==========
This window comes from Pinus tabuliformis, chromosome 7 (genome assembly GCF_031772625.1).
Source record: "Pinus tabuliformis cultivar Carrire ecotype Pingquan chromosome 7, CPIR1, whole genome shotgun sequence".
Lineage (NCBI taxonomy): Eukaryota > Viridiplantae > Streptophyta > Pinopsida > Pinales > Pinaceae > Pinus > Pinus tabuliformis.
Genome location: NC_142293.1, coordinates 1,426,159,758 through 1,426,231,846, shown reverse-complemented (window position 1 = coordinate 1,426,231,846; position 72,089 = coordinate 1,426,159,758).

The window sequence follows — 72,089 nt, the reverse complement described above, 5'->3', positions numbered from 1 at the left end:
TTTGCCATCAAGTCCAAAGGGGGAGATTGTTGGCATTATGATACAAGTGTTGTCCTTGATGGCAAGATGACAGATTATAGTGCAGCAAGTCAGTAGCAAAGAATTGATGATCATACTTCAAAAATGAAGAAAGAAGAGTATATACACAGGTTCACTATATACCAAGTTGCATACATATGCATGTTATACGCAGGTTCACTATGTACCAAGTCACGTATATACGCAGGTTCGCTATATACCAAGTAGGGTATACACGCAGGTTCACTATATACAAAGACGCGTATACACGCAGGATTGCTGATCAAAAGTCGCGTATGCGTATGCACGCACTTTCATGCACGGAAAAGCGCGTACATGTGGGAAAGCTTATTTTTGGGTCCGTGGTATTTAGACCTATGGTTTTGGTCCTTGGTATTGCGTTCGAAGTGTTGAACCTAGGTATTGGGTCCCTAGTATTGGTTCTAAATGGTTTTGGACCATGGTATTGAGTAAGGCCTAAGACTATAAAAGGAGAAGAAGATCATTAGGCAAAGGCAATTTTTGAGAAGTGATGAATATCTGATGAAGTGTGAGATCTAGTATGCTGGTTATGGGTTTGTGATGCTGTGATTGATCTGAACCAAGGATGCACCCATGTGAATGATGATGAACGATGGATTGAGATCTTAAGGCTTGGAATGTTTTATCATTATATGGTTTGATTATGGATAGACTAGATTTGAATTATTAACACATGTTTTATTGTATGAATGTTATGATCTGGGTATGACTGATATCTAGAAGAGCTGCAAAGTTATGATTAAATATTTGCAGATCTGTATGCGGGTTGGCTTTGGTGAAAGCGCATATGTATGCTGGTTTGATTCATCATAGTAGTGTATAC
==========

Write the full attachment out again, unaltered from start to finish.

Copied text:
This window comes from Pinus tabuliformis, chromosome 7 (genome assembly GCF_031772625.1).
Source record: "Pinus tabuliformis cultivar Carrire ecotype Pingquan chromosome 7, CPIR1, whole genome shotgun sequence".
Lineage (NCBI taxonomy): Eukaryota > Viridiplantae > Streptophyta > Pinopsida > Pinales > Pinaceae > Pinus > Pinus tabuliformis.
Genome location: NC_142293.1, coordinates 1,426,159,758 through 1,426,231,846, shown reverse-complemented (window position 1 = coordinate 1,426,231,846; position 72,089 = coordinate 1,426,159,758).

The window sequence follows — 72,089 nt, the reverse complement described above, 5'->3', positions numbered from 1 at the left end:
TTTGCCATCAAGTCCAAAGGGGGAGATTGTTGGCATTATGATACAAGTGTTGTCCTTGATGGCAAGATGACAGATTATAGTGCAGCAAGTCAGTAGCAAAGAATTGATGATCATACTTCAAAAATGAAGAAAGAAGAGTATATACACAGGTTCACTATATACCAAGTTGCATACATATGCATGTTATACGCAGGTTCACTATGTACCAAGTCACGTATATACGCAGGTTCGCTATATACCAAGTAGGGTATACACGCAGGTTCACTATATACAAAGACGCGTATACACGCAGGATTGCTGATCAAAAGTCGCGTATGCGTATGCACGCACTTTCATGCACGGAAAAGCGCGTACATGTGGGAAAGCTTATTTTTGGGTCCGTGGTATTTAGACCTATGGTTTTGGTCCTTGGTATTGCGTTCGAAGTGTTGAACCTAGGTATTGGGTCCCTAGTATTGGTTCTAAATGGTTTTGGACCATGGTATTGAGTAAGGCCTAAGACTATAAAAGGAGAAGAAGATCATTAGGCAAAGGCAATTTTTGAGAAGTGATGAATATCTGATGAAGTGTGAGATCTAGTATGCTGGTTATGGGTTTGTGATGCTGTGATTGATCTGAACCAAGGATGCACCCATGTGAATGATGATGAACGATGGATTGAGATCTTAAGGCTTGGAATGTTTTATCATTATATGGTTTGATTATGGATAGACTAGATTTGAATTATTAACACATGTTTTATTGTATGAATGTTATGATCTGGGTATGACTGATATCTAGAAGAGCTGCAAAGTTATGATTAAATATTTGCAGATCTGTATGCGGGTTGGCTTTGGTGAAAGCGCATATGTATGCTGGTTTGATTCATCATAGTAGTGTATAC